Crime d’Amour (2010)
English Title: Love Crime
Release Date: August 18, 2010
Director: Alain Corneau
Screenplay by: Alain Corneau, Natalie Carter
Cast: Ludivine Sagnier, Kristin Scott Thomas, Patrick Mille, Guillaume Marquet
There’s really nothing better than when Hollywood namedrops a foreign film they’re remaking, so really- thanks Brian De Palma, I guess? Crime d’Amour and Passion couldn’t be more different to each other if they wanted.
Crime d’Amour follows the life of Isabelle Guérin (Sagnier), who seems to be anyone’s ideal assistant — she has a mild obsession with order, and you can see it perfectly displayed when we see her home after a late night working session with her boss Christine (Scott Thomas), who seems a little bit too into Isabelle and constantly drops compliments to her youthful and capable assistant.
While Isabelle spends her night working on the client’s brief, Christine gets her way when she wants it however she wants it. She’s the dominant at work and in her relationship with the sketchy Philippe (Mille), who is not the only one she’s sleeping with. On the day Christine is set to fly to Cairo for the job’s presentation, she decides to send Isabelle instead, who nails the account and is eager for more success… but that’s until Christine begins taking advantage of her work, and all sorts of “mean girl” things begin happening.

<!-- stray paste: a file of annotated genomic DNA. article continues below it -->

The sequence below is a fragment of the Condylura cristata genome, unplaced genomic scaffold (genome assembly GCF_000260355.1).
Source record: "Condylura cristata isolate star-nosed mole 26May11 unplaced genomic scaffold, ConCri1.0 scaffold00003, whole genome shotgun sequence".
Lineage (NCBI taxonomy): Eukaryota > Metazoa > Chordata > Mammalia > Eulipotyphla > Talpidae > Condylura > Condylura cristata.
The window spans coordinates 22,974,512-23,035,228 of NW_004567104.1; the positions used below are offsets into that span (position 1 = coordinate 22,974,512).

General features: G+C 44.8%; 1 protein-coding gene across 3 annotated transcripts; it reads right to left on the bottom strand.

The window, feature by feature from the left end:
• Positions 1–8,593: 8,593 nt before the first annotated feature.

Crime d’Amour is conventional — a full on melodramatic drama where you have to enjoy the strong presence of Kristin Scott Thomas as a mean b!tch. There’s no other way to put it. She’s a mean b!tch. The first half of the film seems like a run of the mill drama that might really irk you with some of the “advertising talk” they decided to use. The business transactions and office talk is almost pitiful, however, acting from Scott Thomas and Sagnier almost makes it bearable enough to make you reach half the film and things begin turning as Sagnier’s character begins losing her composure. From that point on, Crime d’Amour becomes a procedural drama from the point of view of the culprit, and makes Sagnier’s character’s OCD shine.
There isn’t really much else to praise in the film because it usually lacks ambiance and the pace seems to devoid the film of any atmosphere for a thriller (that it is not) — surprisingly, though, with those elements (which De Palma’s version supposedly has), the story and development doesn’t get any better.
If you’re really gonna praise Crime d’Amour, it’d better be for its leads performances. Sagnier proves to be a great on-screen presence after Scott Thomas’ Christine stops overbearing with her presence, so they both balanced each other out. Great lead casting, and the final scene is a cherry on top of a pretty nice vanilla ice cream.
Extra half a star for the Sagnier and Thomas.